For a few years now, the “big three” US carriers, led by Delta, have been running a massive smear campaign against the Gulf carriers, which I find to be laughable. I actually think they could have a case, but instead they’re running a campaign based on faux-patriotism, suggesting that if the Gulf carriers aren’t stopped then airline employees in the US will lose their jobs, and that we don’t be able to get our military where they need to be. Yes, unfortunately I realize campaigns like this often work, and that’s why they took such a disingenuous approach.
The US carriers didn’t have any luck pleading their case with the Obama administration, and they haven’t had much luck with the Trump administration either (which is surprising, given the “America First” agenda). Of course they (especially Delta) want to save face, so they don’t want to come out of this looking like they lost.
Even though Bastian said he doesn’t believe they are profit-minded enterprises, the Delta CEO, Ed Bastian, is quick to note that the Emirates, Etihad, and Qatar Airways are anything but a monolith.
“I’m not sure they’re all the same,” Bastian told Business Insider in a recent interview. “I think there are three different business models between the three. We have to be careful we don’t to group them together.”
The way he views it:
- Etihad’s investments have failed, and the airline is regrouping
- Emirates’ expansion doesn’t make any sense, and isn’t sustainable
- Qatar is a government agency that’s bleeding money, and the third worst performing airline financially, after airberlin (RIP) and Alitalia
Bastian had hinted at how there was a resolution coming soon, and it looks like we now know what that is. Bloomberg notes that tomorrow (January 30, 2018), Secretary of State Rex Tillerson is expected to announce an arrangement that should put the Open Skies disagreement to rest. As part of this agreement, Qatar Airways will commit to greater financial transparency and to not run any indirect (fifth freedom) flights between the US and other countries to Qatar.
Under this agreement, Qatar Airways would have to adopt internationally recognized accounting standards and issue annual reports and audit results. As part of this, Qatar Airways has also announced that they have “no intention, for now, of conducting ‘fifth freedom’ flights to the US.”
Of course Delta is claiming this is a huge victory for them:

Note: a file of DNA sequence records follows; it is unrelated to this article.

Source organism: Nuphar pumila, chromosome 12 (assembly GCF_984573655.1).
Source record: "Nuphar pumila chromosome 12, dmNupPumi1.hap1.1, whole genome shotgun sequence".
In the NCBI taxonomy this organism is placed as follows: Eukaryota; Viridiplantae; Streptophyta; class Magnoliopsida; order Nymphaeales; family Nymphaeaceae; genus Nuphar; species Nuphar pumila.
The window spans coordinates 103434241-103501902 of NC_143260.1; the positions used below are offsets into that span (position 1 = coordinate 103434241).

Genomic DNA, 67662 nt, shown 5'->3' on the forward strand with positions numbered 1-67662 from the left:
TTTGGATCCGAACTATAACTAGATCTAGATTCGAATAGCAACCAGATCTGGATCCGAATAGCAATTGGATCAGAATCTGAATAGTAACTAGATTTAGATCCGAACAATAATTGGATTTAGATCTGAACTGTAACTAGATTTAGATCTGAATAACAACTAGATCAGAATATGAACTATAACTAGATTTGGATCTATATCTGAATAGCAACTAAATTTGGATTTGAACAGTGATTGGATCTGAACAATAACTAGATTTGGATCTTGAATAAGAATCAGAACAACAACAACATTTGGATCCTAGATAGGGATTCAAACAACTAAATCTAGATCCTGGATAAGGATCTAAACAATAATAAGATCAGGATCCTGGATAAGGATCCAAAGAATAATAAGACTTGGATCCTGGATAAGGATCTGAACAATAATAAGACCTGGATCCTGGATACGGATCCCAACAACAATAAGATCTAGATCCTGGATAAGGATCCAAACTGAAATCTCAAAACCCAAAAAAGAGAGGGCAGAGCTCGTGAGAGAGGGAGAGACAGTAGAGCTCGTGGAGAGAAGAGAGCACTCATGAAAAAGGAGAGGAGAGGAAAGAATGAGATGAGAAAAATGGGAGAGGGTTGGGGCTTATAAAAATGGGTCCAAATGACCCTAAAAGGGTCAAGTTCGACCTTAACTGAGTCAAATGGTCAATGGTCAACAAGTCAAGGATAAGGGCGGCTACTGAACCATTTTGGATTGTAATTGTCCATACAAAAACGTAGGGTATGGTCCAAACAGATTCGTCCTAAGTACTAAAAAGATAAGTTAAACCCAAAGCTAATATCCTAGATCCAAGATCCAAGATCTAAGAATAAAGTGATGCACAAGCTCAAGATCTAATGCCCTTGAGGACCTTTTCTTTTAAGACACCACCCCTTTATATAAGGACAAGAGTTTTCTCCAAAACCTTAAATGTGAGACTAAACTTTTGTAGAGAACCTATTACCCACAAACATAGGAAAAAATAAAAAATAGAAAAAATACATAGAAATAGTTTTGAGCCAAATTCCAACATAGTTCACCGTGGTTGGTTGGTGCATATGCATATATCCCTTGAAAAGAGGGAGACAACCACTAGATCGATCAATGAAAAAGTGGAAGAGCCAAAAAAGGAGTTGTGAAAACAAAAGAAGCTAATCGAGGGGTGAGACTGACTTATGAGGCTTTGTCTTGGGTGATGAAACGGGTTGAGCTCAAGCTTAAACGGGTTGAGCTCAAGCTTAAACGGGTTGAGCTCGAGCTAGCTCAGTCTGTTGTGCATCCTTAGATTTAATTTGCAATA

“This would be a landmark milestone for the American airline industry that will protect our workers and ensure that our foreign competitors play by the rules and do not undermine our international agreements,” said Peter Carter, chief legal officer of Delta Air Lines. “We all support the administration as it holds their feet to the fire to ensure they live up to their commitments.”
Goodness gracious. Way to pretend this has saved tens of thousands of jobs, despite the fact that US airlines are more profitable and employing more people than ever before.
As much as Delta wants to claim that this is a “landmark milestone” for them, in reality this is a big win for consumers, as it will be business as usual. This allows Delta to save (some) face while not changing anything else. What’s interesting here is that:
- Qatar Airways agrees to using different accounting standards, though the agreement says nothing as to what happens if they lose a lot of money; Qatar Airways openly admits that they lost a lot of money in 2017
- Qatar Airways agrees not to add any fifth freedom flights between the US and Qatar, though it didn’t seem like they planned on doing that anyway; however, they own stakes in IAG (Aer Lingus, British Airways, Iberia, etc.), and Meridiana, and those airlines operate transatlantic flights, so they can still provide feed to those airlines for the purposes of operating transatlantic flights.
Personally I’m really happy about this resolution. Have the Gulf carriers historically been vehicles of their governments? Absolutely. But as time goes on, and as oil revenue declines, the airlines are becoming more sustainable. Just look at the services and routes they’re cutting.
What do you make of this resolution between the US and Gulf carriers?
(Tip of the hat to View from the Wing)